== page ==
COVID oil crash may put pressure on the ASX’s US frackers
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US oil companies are being besieged by OPEC and Russia, which are again seeking to break the back of American shale.
And as markets tumble around the world, the term ‘cash is king’ is making a comeback, which may put pressure on ASX small caps with oil exploration and production operations in the US.
Stockhead understands that small cap brokers are preparing to be hit with a wave of capital raising requests in the next few weeks, as companies try to ensure they have the requisite two quarters of cash on hand ahead of the April 30 quarterly report deadline, and as those with stretched budgets are forced to raise money to cover an uncertain future.
According to Stockhead data, there are 16 small caps with oil operations in the US.
Of those, December quarter data indicated two were planning to spend more in the March period than they had left in the bank (see table below).
Abilene Oil and Gas (ASX:ABL) however expected monthly profit payments to begin from its joint venture with Lodestone Resources, subject to capital spending on new drilling targets.
Fremont Petroleum (ASX:FPL) had just under $3m in debt available to tap.
Four did not have enough cash to cover spending plans over two quarters.
Raising capital in Australia’s beaten up market may still be easier than in the US.
Wood Mackenzie corporate upstream vice president Tom Ellacott said earlier in March that raising capital in the US was much harder now, and low merger and acquisition activity made finding a buyer difficult.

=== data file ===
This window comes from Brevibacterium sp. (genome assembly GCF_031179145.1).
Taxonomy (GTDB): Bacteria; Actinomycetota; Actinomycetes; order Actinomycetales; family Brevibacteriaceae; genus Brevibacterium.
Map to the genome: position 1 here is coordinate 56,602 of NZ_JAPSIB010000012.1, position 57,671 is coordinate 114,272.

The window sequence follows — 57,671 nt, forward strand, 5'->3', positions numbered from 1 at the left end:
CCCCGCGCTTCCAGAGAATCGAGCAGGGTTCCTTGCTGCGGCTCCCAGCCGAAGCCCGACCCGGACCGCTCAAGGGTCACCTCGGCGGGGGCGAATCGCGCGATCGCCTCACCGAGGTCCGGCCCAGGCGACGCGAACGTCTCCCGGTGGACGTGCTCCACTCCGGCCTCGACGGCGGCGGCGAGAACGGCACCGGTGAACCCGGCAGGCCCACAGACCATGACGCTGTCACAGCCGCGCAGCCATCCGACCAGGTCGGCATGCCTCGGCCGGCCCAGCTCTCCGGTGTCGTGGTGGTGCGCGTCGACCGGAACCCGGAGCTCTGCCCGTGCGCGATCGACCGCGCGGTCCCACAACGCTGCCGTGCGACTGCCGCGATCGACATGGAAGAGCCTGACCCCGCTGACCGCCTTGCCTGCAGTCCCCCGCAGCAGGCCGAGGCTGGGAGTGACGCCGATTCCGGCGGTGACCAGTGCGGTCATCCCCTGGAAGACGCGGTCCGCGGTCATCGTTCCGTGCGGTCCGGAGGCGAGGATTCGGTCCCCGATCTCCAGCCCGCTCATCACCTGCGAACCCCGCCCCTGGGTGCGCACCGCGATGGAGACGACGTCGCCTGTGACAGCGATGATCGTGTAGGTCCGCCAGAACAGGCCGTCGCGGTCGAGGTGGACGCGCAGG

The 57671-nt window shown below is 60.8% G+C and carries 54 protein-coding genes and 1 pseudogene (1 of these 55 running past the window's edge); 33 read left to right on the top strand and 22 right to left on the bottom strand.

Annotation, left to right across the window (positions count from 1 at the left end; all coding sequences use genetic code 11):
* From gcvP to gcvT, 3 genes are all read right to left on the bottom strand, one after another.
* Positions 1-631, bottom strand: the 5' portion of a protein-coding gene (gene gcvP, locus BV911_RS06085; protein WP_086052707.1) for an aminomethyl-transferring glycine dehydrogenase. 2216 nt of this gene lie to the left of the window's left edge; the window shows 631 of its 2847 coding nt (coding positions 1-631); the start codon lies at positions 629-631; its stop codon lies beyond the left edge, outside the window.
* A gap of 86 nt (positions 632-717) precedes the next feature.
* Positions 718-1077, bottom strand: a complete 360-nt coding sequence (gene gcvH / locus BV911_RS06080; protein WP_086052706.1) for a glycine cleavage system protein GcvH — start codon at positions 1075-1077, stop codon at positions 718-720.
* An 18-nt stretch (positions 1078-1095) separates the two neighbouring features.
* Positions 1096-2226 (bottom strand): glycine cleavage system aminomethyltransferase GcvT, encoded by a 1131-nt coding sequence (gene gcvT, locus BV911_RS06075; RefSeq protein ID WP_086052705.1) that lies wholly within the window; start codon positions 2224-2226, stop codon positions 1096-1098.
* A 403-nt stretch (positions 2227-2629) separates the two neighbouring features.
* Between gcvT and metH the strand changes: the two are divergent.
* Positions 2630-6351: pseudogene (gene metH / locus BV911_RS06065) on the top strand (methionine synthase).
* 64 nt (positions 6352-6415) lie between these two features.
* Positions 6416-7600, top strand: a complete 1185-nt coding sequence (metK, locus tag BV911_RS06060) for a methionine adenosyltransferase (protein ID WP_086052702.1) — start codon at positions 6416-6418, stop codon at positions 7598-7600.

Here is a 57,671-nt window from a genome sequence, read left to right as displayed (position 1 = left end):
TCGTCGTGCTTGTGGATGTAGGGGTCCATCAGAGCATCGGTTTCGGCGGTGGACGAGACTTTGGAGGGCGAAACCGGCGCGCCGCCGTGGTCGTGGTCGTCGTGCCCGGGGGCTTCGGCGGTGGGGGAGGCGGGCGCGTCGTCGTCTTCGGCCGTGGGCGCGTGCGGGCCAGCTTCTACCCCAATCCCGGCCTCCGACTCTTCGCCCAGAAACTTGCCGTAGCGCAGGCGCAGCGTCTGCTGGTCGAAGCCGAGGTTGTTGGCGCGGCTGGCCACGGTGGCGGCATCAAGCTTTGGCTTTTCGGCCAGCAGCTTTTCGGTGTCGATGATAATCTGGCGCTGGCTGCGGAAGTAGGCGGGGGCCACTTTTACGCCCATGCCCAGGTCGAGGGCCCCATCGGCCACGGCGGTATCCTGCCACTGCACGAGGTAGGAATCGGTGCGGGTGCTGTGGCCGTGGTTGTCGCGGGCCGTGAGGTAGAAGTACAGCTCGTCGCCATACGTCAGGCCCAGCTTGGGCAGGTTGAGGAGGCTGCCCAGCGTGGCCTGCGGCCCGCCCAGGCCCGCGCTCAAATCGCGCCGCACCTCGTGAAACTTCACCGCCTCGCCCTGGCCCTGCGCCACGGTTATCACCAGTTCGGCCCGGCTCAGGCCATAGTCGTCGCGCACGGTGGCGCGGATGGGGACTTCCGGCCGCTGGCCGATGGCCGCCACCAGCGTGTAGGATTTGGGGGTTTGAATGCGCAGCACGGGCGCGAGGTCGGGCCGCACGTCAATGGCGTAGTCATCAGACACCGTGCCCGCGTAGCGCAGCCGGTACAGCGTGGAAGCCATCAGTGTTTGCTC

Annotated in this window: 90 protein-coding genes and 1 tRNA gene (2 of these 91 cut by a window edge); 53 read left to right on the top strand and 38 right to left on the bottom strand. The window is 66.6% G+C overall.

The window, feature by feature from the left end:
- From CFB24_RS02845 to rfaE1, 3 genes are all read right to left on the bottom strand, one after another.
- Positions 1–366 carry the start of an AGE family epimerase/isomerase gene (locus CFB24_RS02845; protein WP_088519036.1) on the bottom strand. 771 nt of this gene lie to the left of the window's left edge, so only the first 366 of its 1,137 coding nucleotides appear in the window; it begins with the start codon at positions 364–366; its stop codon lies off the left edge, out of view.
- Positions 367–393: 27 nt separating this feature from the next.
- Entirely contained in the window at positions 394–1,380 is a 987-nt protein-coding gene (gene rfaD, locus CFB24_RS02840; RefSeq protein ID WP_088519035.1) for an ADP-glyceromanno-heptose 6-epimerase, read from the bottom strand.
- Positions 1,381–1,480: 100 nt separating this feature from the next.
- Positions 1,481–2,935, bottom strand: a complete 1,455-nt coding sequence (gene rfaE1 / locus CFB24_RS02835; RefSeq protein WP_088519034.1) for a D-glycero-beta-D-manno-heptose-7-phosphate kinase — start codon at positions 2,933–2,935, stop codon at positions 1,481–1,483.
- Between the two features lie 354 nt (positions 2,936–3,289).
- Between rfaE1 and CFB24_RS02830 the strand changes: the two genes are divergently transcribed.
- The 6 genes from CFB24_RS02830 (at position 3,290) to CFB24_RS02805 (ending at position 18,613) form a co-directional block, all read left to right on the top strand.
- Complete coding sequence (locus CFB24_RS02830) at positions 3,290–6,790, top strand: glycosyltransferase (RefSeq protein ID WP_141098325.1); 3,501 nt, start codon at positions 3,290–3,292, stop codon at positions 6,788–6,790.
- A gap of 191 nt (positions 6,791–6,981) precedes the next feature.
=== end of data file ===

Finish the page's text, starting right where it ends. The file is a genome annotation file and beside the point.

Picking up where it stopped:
With oil prices under $US30 ($52) a barrel, an added pressure is whether companies which require a higher break even price can survive.
Shale wells need to be fracked to extract oil, a high-cost process, and unlike conventional oil the flow rates start high but quickly decline.
Fracking is a process whereby water is shot down a well to crack open fissures in the rock. The water contains particles such as sand which prop the cracks open, allowing oil and gas to flow out. US companies managed to get the process cost down significantly during the last oil price crash in 2014-15.
Late yesterday the US oil benchmark WTI was trading just under $US23 a barrel. The northern Europe benchmark Brent was trading around $US26 a barrel.
But last week energy market researcher Wood Mackenzie found that at a Brent price of $US35 a barrel, 4 per cent of global production was uneconomic. At $US25 a barrel, 9 per cent is uneconomic.
“The industry’s ability to keep higher cost barrels flowing will be severely tested. Longer-term, the impact of a lack of spend on maintaining existing production and capital spend to replace declines will take over as the primary driver of supply,” it said.
The issues that are shaking the US oil sector are oil prices and a supply glut.
Russia was taking aim at US shale oil companies, which have been gaining oil market share at its expense as the OPEC+1 cartel, of which Russia is the +1, tried to stabilise global prices.
Saudi Arabia retaliated by ramping up production, which caused the accord to cut production to collapse.
The other issue is the massive ramp-up in production into a period of low demand, after the world’s biggest buyer China shut down its industrial sector to cope with the coronavirus pandemic and as the rest of the world follows suit, which has resulted in a supply glut.
The International Energy Agency expects appetite for oil to fall by about 90,000 barrels per day in 2020 compared with last year. This is the first time demand has fallen since 2009.
BoFA Global Research last week estimated spare global storage capacity was 900 million barrels.
Reports from Reuters say oil majors such as Shell and BP are storing jet fuel at sea, a highly volatile mix that degrades in quality quickly, and the supply glut was ramping up before the wave of oil from Russia and OPEC has hit the market.